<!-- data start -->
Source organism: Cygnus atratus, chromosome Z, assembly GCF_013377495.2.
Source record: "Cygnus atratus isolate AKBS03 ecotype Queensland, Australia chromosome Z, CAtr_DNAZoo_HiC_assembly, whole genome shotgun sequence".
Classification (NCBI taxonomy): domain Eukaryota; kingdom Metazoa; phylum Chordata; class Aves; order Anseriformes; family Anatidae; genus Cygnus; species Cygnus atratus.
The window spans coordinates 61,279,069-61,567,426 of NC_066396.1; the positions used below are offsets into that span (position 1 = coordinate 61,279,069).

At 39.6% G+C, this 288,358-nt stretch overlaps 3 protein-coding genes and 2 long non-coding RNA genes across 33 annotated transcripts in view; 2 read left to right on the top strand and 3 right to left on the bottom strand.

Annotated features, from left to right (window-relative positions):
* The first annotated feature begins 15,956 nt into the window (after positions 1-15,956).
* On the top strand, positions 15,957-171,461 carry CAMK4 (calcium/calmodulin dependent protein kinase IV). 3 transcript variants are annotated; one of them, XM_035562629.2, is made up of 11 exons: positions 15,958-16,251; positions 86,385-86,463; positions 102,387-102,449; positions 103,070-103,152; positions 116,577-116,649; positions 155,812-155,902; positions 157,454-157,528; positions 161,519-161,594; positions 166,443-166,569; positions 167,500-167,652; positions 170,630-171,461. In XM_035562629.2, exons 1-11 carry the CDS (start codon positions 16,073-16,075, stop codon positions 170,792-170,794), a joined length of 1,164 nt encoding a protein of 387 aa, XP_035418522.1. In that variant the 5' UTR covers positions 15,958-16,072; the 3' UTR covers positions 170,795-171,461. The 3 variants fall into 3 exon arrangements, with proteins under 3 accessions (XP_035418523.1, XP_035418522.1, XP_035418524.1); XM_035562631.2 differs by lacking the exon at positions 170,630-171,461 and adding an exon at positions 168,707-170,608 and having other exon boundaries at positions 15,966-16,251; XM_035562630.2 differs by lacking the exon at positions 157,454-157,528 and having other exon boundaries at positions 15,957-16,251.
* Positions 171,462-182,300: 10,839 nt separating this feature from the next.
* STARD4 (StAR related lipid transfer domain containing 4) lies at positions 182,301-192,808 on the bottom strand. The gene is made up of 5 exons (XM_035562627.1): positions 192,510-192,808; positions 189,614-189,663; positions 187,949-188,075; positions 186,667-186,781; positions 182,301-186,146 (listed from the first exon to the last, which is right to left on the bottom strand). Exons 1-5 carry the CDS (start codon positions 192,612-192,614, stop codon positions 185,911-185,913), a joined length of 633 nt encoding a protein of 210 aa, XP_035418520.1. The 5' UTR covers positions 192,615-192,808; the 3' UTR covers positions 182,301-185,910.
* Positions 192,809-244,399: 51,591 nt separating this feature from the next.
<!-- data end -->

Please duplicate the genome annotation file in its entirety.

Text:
Source organism: Cygnus atratus, chromosome Z, assembly GCF_013377495.2.
Source record: "Cygnus atratus isolate AKBS03 ecotype Queensland, Australia chromosome Z, CAtr_DNAZoo_HiC_assembly, whole genome shotgun sequence".
Classification (NCBI taxonomy): domain Eukaryota; kingdom Metazoa; phylum Chordata; class Aves; order Anseriformes; family Anatidae; genus Cygnus; species Cygnus atratus.
The window spans coordinates 61,279,069-61,567,426 of NC_066396.1; the positions used below are offsets into that span (position 1 = coordinate 61,279,069).

At 39.6% G+C, this 288,358-nt stretch overlaps 3 protein-coding genes and 2 long non-coding RNA genes across 33 annotated transcripts in view; 2 read left to right on the top strand and 3 right to left on the bottom strand.

Annotated features, from left to right (window-relative positions):
* The first annotated feature begins 15,956 nt into the window (after positions 1-15,956).
* On the top strand, positions 15,957-171,461 carry CAMK4 (calcium/calmodulin dependent protein kinase IV). 3 transcript variants are annotated; one of them, XM_035562629.2, is made up of 11 exons: positions 15,958-16,251; positions 86,385-86,463; positions 102,387-102,449; positions 103,070-103,152; positions 116,577-116,649; positions 155,812-155,902; positions 157,454-157,528; positions 161,519-161,594; positions 166,443-166,569; positions 167,500-167,652; positions 170,630-171,461. In XM_035562629.2, exons 1-11 carry the CDS (start codon positions 16,073-16,075, stop codon positions 170,792-170,794), a joined length of 1,164 nt encoding a protein of 387 aa, XP_035418522.1. In that variant the 5' UTR covers positions 15,958-16,072; the 3' UTR covers positions 170,795-171,461. The 3 variants fall into 3 exon arrangements, with proteins under 3 accessions (XP_035418523.1, XP_035418522.1, XP_035418524.1); XM_035562631.2 differs by lacking the exon at positions 170,630-171,461 and adding an exon at positions 168,707-170,608 and having other exon boundaries at positions 15,966-16,251; XM_035562630.2 differs by lacking the exon at positions 157,454-157,528 and having other exon boundaries at positions 15,957-16,251.
* Positions 171,462-182,300: 10,839 nt separating this feature from the next.
* STARD4 (StAR related lipid transfer domain containing 4) lies at positions 182,301-192,808 on the bottom strand. The gene is made up of 5 exons (XM_035562627.1): positions 192,510-192,808; positions 189,614-189,663; positions 187,949-188,075; positions 186,667-186,781; positions 182,301-186,146 (listed from the first exon to the last, which is right to left on the bottom strand). Exons 1-5 carry the CDS (start codon positions 192,612-192,614, stop codon positions 185,911-185,913), a joined length of 633 nt encoding a protein of 210 aa, XP_035418520.1. The 5' UTR covers positions 192,615-192,808; the 3' UTR covers positions 182,301-185,910.
* Positions 192,809-244,399: 51,591 nt separating this feature from the next.